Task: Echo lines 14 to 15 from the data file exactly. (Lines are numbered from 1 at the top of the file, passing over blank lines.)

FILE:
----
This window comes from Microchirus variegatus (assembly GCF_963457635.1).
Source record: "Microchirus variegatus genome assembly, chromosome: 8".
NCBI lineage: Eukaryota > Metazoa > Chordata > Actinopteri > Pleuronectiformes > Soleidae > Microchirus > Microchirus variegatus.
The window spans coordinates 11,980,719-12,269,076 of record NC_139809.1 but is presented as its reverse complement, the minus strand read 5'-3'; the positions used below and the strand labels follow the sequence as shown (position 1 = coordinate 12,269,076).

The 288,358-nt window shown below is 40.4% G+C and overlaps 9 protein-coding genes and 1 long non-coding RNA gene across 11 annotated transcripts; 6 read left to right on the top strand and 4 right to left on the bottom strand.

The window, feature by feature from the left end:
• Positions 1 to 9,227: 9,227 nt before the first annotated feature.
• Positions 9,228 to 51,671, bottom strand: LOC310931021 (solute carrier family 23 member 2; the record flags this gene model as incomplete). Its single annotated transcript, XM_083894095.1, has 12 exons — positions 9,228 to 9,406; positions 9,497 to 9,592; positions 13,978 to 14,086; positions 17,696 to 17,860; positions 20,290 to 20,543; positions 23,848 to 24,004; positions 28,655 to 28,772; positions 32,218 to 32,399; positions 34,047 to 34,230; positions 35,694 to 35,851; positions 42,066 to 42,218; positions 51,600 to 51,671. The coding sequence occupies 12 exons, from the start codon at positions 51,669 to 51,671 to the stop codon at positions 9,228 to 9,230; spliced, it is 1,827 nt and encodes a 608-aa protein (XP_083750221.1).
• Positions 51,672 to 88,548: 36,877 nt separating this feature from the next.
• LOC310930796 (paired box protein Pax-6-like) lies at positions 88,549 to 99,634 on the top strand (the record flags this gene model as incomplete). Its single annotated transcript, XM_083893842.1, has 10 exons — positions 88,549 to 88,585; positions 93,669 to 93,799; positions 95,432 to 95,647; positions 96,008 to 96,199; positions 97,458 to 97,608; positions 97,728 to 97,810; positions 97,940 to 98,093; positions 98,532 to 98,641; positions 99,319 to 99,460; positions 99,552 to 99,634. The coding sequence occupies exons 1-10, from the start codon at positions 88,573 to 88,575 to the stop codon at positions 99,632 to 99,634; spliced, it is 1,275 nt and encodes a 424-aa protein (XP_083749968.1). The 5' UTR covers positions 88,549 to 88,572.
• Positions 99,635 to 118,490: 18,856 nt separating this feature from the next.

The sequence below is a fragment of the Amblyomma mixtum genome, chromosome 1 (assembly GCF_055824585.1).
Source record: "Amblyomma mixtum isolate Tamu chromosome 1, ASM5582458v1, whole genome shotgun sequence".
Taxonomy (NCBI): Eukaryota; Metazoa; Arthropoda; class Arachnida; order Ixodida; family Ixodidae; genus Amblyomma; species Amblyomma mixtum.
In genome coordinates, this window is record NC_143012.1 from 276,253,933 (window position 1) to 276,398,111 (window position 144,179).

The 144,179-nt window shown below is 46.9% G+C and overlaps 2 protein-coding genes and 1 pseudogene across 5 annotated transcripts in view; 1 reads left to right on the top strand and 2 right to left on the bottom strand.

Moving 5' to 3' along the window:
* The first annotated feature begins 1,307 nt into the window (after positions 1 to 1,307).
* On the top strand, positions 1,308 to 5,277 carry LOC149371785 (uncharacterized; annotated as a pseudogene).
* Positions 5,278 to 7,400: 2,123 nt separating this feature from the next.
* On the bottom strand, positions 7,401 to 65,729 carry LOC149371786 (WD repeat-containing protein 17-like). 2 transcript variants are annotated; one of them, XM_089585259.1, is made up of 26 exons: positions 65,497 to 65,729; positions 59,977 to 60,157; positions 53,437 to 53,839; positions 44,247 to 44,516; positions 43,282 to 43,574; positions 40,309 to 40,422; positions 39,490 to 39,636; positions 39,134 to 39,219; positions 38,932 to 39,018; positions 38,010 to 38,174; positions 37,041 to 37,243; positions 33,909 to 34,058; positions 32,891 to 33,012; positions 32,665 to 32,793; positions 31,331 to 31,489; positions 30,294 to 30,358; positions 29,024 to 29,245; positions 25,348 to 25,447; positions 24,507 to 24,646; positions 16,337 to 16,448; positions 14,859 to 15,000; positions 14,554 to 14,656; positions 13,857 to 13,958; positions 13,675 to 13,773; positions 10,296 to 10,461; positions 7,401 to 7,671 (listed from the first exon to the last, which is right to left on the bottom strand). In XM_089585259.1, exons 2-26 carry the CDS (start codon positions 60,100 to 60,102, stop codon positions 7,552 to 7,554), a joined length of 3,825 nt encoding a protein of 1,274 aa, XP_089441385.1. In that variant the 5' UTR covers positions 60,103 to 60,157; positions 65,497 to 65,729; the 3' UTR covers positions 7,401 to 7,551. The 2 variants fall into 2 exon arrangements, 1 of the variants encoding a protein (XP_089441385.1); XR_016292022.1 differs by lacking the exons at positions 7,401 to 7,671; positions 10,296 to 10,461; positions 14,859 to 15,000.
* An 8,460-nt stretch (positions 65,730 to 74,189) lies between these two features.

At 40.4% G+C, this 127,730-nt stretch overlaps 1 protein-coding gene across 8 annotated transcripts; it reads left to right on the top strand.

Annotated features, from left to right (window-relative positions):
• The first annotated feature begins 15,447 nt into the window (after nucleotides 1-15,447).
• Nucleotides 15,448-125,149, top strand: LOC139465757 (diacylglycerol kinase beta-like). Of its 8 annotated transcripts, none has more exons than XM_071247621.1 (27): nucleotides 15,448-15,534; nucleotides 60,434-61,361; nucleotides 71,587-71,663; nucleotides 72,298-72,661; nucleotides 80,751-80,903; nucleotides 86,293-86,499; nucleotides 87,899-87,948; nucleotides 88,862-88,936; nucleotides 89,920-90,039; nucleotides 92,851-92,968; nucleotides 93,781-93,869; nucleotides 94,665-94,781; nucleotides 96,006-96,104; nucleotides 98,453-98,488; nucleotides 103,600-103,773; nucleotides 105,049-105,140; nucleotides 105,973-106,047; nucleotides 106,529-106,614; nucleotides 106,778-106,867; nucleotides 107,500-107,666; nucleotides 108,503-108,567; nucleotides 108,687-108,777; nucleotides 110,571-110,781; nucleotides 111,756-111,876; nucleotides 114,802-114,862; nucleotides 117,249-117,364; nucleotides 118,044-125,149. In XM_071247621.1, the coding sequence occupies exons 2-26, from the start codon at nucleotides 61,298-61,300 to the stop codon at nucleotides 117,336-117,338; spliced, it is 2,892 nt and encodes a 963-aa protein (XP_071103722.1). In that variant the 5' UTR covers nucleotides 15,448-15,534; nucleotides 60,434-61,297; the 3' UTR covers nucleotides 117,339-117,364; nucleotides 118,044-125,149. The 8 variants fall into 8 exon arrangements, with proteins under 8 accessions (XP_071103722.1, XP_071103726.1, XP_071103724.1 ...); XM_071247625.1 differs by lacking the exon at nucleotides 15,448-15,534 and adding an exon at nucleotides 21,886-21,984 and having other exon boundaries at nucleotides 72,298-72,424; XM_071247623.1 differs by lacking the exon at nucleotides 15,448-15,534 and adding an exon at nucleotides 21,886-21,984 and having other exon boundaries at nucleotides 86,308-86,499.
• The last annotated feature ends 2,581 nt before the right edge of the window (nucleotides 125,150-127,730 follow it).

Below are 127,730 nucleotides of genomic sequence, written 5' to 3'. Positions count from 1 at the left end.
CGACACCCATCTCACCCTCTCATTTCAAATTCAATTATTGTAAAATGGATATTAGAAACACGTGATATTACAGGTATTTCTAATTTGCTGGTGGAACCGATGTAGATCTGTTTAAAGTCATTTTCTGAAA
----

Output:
Taxonomy (NCBI): Eukaryota; Metazoa; Arthropoda; class Arachnida; order Ixodida; family Ixodidae; genus Amblyomma; species Amblyomma mixtum.
In genome coordinates, this window is record NC_143012.1 from 276,253,933 (window position 1) to 276,398,111 (window position 144,179).